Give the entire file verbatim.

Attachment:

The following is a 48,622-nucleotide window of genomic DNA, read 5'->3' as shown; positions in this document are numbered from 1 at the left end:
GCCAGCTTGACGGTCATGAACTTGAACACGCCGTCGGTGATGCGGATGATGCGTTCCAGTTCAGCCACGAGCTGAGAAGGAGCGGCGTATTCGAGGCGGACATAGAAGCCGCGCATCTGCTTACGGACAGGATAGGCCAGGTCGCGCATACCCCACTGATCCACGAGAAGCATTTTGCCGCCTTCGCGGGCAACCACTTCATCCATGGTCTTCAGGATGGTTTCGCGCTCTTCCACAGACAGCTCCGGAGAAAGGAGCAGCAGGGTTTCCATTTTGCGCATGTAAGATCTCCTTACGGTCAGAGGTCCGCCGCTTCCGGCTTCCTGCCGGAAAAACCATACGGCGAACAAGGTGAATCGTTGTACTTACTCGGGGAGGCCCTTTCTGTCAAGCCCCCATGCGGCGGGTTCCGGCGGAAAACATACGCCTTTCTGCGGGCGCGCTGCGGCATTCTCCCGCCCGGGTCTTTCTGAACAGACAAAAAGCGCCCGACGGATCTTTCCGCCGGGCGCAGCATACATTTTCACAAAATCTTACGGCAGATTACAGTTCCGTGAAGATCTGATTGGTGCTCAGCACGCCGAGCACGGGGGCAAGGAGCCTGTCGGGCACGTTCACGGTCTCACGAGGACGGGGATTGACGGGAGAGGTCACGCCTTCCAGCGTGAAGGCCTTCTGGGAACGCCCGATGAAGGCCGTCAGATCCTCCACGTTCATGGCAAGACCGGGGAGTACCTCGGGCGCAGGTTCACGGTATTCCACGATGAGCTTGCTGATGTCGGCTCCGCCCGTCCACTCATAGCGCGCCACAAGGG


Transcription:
The following is a 48,622-nucleotide window of genomic DNA, read 5'->3' as shown; positions in this document are numbered from 1 at the left end:
GCCAGCTTGACGGTCATGAACTTGAACACGCCGTCGGTGATGCGGATGATGCGTTCCAGTTCAGCCACGAGCTGAGAAGGAGCGGCGTATTCGAGGCGGACATAGAAGCCGCGCATCTGCTTACGGACAGGATAGGCCAGGTCGCGCATACCCCACTGATCCACGAGAAGCATTTTGCCGCCTTCGCGGGCAACCACTTCATCCATGGTCTTCAGGATGGTTTCGCGCTCTTCCACAGACAGCTCCGGAGAAAGGAGCAGCAGGGTTTCCATTTTGCGCATGTAAGATCTCCTTACGGTCAGAGGTCCGCCGCTTCCGGCTTCCTGCCGGAAAAACCATACGGCGAACAAGGTGAATCGTTGTACTTACTCGGGGAGGCCCTTTCTGTCAAGCCCCCATGCGGCGGGTTCCGGCGGAAAACATACGCCTTTCTGCGGGCGCGCTGCGGCATTCTCCCGCCCGGGTCTTTCTGAACAGACAAAAAGCGCCCGACGGATCTTTCCGCCGGGCGCAGCATACATTTTCACAAAATCTTACGGCAGATTACAGTTCCGTGAAGATCTGATTGGTGCTCAGCACGCCGAGCACGGGGGCAAGGAGCCTGTCGGGCACGTTCACGGTCTCACGAGGACGGGGATTGACGGGAGAGGTCACGCCTTCCAGCGTGAAGGCCTTCTGGGAACGCCCGATGAAGGCCGTCAGATCCTCCACGTTCATGGCAAGACCGGGGAGTACCTCGGGCGCAGGTTCACGGTATTCCACGATGAGCTTGCTGATGTCGGCTCCGCCCGTCCACTCATAGCGCGCCACAAGGG